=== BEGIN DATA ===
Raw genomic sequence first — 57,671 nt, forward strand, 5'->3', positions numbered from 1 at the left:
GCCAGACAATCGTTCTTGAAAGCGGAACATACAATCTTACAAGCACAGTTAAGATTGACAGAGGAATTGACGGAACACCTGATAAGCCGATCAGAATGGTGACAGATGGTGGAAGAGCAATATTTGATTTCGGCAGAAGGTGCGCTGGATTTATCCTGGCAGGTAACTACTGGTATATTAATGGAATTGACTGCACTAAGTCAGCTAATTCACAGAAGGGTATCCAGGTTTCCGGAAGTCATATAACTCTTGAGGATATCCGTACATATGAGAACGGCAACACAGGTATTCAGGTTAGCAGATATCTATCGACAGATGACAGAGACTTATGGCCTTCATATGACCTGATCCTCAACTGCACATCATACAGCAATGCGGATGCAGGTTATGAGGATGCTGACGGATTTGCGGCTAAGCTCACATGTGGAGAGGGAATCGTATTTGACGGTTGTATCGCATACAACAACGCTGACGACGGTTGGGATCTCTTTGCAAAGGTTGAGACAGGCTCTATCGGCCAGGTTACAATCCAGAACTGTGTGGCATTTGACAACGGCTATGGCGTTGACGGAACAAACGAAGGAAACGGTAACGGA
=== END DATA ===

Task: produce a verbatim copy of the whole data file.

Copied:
Raw genomic sequence first — 57,671 nt, forward strand, 5'->3', positions numbered from 1 at the left:
GCCAGACAATCGTTCTTGAAAGCGGAACATACAATCTTACAAGCACAGTTAAGATTGACAGAGGAATTGACGGAACACCTGATAAGCCGATCAGAATGGTGACAGATGGTGGAAGAGCAATATTTGATTTCGGCAGAAGGTGCGCTGGATTTATCCTGGCAGGTAACTACTGGTATATTAATGGAATTGACTGCACTAAGTCAGCTAATTCACAGAAGGGTATCCAGGTTTCCGGAAGTCATATAACTCTTGAGGATATCCGTACATATGAGAACGGCAACACAGGTATTCAGGTTAGCAGATATCTATCGACAGATGACAGAGACTTATGGCCTTCATATGACCTGATCCTCAACTGCACATCATACAGCAATGCGGATGCAGGTTATGAGGATGCTGACGGATTTGCGGCTAAGCTCACATGTGGAGAGGGAATCGTATTTGACGGTTGTATCGCATACAACAACGCTGACGACGGTTGGGATCTCTTTGCAAAGGTTGAGACAGGCTCTATCGGCCAGGTTACAATCCAGAACTGTGTGGCATTTGACAACGGCTATGGCGTTGACGGAACAAACGAAGGAAACGGTAACGGA